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How Malaika Initiative for People With Disability was started

Told by Grace Mukami Njuguna, retired teacher and grandmother of Ruth Mukuiya Kivoi


Ruth Mukuiya Kivoi was a God-fearing, morally upright, talented, and exceptional student. Unfortunately, her life took a tragic turn at the age of 16 when she was struck by meningitis and subsequently suffered a stroke that rendered her paralyzed.

This unfortunate event shattered Ruth's aspirations of pursuing a career in acting, music, or science, which she had fervently documented in her diary. Furthermore, the once supportive network of relatives, friends, and community members turned their backs on Ruth and her family, subjecting them to social stigma and isolation.

Grace, burdened with these circumstances, found herself grappling with numerous unanswered questions. She contemplated the plight of other parents and guardians facing similar challenges as her own, pondered the suffering experienced by countless children like her granddaughter Ruth, and wondered how many of these children were confined to their homes due to the weight of societal stigmatization.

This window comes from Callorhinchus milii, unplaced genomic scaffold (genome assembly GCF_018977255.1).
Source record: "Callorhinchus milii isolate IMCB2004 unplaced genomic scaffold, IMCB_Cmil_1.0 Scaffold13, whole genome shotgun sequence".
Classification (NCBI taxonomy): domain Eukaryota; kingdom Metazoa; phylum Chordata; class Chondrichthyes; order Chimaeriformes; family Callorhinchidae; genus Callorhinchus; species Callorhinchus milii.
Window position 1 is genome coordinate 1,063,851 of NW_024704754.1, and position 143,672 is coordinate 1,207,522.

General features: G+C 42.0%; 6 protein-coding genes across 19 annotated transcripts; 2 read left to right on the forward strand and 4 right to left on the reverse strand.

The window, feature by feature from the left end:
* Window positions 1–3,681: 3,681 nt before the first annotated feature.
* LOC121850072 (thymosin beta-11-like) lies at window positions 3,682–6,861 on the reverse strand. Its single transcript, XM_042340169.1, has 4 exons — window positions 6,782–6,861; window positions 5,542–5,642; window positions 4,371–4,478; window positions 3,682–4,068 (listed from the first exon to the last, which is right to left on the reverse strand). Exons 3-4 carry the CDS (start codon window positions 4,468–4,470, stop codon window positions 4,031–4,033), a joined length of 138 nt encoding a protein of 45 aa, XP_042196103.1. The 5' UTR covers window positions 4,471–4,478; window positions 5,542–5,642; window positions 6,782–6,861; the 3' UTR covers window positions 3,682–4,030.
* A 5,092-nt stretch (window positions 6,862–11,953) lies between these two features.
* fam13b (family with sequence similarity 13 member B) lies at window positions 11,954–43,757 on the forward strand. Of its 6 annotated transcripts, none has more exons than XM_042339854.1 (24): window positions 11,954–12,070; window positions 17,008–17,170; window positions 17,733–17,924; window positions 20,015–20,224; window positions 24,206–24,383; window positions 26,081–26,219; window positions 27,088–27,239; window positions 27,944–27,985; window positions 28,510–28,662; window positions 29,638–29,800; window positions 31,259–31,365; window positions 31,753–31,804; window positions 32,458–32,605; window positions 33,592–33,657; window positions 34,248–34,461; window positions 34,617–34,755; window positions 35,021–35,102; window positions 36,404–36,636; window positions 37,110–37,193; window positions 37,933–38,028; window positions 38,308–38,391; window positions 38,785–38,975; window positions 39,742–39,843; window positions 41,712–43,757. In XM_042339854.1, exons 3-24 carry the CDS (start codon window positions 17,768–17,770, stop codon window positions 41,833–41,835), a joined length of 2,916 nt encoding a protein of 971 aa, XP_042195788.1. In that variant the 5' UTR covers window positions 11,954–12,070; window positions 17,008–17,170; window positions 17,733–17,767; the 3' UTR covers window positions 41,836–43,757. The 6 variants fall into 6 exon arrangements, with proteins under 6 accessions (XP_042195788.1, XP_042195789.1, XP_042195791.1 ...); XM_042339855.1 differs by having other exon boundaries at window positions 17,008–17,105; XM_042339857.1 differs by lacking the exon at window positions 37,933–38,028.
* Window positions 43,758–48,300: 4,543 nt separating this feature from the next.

Driven by these profound inquiries, Grace gained a newfound perspective that enabled her to confront her own challenges with resilience. Thus, she embarked on the creation of the Malaika Initiative for People with Disability, a non-governmental organization officially registered under number OP. 218/051/14-0314/9702. The primary objective of this organization was to alleviate the suffering endured by children with disabilities, provide hope to their families, and foster positive change within the wider community.